What parents should know about video-gaming.
Published: February 26, 2019
By: Christa Melnyk Hines
From sundown March 1 to sundown March 2, people across the globe will detox from technology in honor of the National Day of Unplugging. It is the perfect time to connect with our families and perhaps to reconsider a risk of being plugged in: how playing video games affects our children’s brains. For more information on the big day, visit www.nationaldayofunplugging.com.
Donna Volpitta’s fifth-grade son is like many boys his age. If kids aren’t coming over to his house to play video games, he’s going to their homes or he’s joining them online.
“Just like phones are not evil, video games are not evil. [Digital media] is part of our kids’ world and their social life,” says Volpitta, who is also mom to three other adolescents and the author of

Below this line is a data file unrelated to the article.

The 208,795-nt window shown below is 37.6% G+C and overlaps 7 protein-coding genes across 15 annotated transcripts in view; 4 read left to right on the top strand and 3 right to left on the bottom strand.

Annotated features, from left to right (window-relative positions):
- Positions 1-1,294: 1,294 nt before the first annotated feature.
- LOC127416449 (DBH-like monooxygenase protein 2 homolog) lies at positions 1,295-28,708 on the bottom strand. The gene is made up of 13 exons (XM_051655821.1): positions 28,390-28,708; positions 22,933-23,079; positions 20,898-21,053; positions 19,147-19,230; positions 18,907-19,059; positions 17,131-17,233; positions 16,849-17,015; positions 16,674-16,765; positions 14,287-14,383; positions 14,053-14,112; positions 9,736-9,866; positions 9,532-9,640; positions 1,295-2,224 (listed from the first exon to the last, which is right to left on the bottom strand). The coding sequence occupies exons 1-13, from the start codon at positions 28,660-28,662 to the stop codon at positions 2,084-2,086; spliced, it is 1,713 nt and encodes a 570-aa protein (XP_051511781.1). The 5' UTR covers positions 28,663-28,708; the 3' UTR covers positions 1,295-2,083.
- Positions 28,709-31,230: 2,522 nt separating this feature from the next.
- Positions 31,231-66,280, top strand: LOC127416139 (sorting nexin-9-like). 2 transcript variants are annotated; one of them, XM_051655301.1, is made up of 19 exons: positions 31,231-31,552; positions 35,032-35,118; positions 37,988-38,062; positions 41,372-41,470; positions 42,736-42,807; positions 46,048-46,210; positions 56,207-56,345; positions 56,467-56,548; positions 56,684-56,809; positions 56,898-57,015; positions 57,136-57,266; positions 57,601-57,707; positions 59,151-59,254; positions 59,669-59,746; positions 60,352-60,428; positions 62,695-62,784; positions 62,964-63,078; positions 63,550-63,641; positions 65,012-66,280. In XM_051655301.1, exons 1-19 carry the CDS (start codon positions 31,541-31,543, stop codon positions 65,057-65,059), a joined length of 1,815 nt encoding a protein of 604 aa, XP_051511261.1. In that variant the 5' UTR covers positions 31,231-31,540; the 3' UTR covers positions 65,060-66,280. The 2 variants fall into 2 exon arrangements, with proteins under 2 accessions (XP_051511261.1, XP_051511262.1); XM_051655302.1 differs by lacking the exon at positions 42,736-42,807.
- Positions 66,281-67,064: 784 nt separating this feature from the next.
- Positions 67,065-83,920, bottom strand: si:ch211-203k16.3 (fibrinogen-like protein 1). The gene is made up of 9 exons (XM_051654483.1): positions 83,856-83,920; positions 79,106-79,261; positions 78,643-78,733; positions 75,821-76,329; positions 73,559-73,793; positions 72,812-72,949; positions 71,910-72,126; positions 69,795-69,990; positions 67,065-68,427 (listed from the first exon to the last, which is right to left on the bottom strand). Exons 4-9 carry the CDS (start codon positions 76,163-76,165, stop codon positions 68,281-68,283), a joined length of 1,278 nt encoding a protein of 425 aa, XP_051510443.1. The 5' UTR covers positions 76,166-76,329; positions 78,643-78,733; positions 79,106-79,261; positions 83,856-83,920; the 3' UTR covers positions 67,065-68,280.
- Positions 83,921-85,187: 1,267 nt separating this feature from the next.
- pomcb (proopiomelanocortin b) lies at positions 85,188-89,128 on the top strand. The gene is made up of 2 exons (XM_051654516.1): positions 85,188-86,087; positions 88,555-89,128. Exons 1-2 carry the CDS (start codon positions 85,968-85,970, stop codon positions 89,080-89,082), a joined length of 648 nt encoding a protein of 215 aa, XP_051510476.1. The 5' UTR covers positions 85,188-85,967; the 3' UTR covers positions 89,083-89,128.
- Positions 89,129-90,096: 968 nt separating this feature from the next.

The Resilience Formula: A Guide to Proactive-Not Reactive-Parenting.
“But, it’s important to teach them mindful use and what video games do to your brain,” she adds.
Why a healthy balance matters. It supports your kids’ healthy brain development to balance out their electronics use with both organized activities and unstructured free time to dream and engage in creative pursuits. It also helps them become more conscientious users of technology.
Too much screen time starves the cortex of the brain, which is in charge of long-term decision-making, and overfeeds the limbic system, which is the emotional fight-or-flight part of the brain. Over time, this wires the brain for a short attention span, impulsive behavior and an inability to pick up on social cues.
While video-gaming can provide a positive way for peers to connect and enhance skills like hand-eye coordination and problem-solving, it doesn’t help kids build resilience in the same way that solving a more complex problem can.
For example, suppose your child is trying to assemble a paper airplane that flies across the room instead of nosediving the minute it hits the air. He looks up ideas online, tries different techniques, folds, refolds, experiments and tries again. With a pile of frustrated attempts balled up around him, he finally experiences the sweet thrill of success as he tosses a plane into the air and watches it glide gracefully across the room.